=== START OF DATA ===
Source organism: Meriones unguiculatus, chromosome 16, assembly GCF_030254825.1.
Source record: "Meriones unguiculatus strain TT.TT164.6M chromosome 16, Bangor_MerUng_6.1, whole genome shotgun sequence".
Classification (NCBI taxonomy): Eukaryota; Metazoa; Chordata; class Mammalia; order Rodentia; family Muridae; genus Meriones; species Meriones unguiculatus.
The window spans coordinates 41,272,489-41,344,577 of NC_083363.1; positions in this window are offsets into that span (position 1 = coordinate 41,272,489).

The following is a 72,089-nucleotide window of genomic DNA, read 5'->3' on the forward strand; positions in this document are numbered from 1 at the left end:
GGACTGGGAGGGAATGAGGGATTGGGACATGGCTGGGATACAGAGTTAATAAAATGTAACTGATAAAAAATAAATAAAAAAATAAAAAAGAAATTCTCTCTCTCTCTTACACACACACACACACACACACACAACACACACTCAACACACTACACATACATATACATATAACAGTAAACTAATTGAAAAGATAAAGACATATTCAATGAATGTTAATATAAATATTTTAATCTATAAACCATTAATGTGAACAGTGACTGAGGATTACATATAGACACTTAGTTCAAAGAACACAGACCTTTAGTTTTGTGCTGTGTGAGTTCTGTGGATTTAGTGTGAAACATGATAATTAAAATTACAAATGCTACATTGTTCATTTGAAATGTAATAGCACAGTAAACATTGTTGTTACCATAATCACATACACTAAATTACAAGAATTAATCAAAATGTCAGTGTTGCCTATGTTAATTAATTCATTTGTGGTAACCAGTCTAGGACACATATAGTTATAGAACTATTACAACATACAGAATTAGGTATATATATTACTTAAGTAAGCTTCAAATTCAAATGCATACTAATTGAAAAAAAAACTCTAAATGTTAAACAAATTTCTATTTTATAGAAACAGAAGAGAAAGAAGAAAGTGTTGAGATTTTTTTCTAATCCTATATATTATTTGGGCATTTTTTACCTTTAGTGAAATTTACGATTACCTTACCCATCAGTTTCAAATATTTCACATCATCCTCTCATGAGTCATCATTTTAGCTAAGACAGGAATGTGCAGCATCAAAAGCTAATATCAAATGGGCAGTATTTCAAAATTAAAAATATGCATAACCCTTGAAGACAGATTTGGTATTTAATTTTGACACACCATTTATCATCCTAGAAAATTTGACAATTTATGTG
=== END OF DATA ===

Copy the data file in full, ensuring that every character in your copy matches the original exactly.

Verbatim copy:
Source organism: Meriones unguiculatus, chromosome 16, assembly GCF_030254825.1.
Source record: "Meriones unguiculatus strain TT.TT164.6M chromosome 16, Bangor_MerUng_6.1, whole genome shotgun sequence".
Classification (NCBI taxonomy): Eukaryota; Metazoa; Chordata; class Mammalia; order Rodentia; family Muridae; genus Meriones; species Meriones unguiculatus.
The window spans coordinates 41,272,489-41,344,577 of NC_083363.1; positions in this window are offsets into that span (position 1 = coordinate 41,272,489).

The following is a 72,089-nucleotide window of genomic DNA, read 5'->3' on the forward strand; positions in this document are numbered from 1 at the left end:
GGACTGGGAGGGAATGAGGGATTGGGACATGGCTGGGATACAGAGTTAATAAAATGTAACTGATAAAAAATAAATAAAAAAATAAAAAAGAAATTCTCTCTCTCTCTTACACACACACACACACACACACACAACACACACTCAACACACTACACATACATATACATATAACAGTAAACTAATTGAAAAGATAAAGACATATTCAATGAATGTTAATATAAATATTTTAATCTATAAACCATTAATGTGAACAGTGACTGAGGATTACATATAGACACTTAGTTCAAAGAACACAGACCTTTAGTTTTGTGCTGTGTGAGTTCTGTGGATTTAGTGTGAAACATGATAATTAAAATTACAAATGCTACATTGTTCATTTGAAATGTAATAGCACAGTAAACATTGTTGTTACCATAATCACATACACTAAATTACAAGAATTAATCAAAATGTCAGTGTTGCCTATGTTAATTAATTCATTTGTGGTAACCAGTCTAGGACACATATAGTTATAGAACTATTACAACATACAGAATTAGGTATATATATTACTTAAGTAAGCTTCAAATTCAAATGCATACTAATTGAAAAAAAAACTCTAAATGTTAAACAAATTTCTATTTTATAGAAACAGAAGAGAAAGAAGAAAGTGTTGAGATTTTTTTCTAATCCTATATATTATTTGGGCATTTTTTACCTTTAGTGAAATTTACGATTACCTTACCCATCAGTTTCAAATATTTCACATCATCCTCTCATGAGTCATCATTTTAGCTAAGACAGGAATGTGCAGCATCAAAAGCTAATATCAAATGGGCAGTATTTCAAAATTAAAAATATGCATAACCCTTGAAGACAGATTTGGTATTTAATTTTGACACACCATTTATCATCCTAGAAAATTTGACAATTTATGTG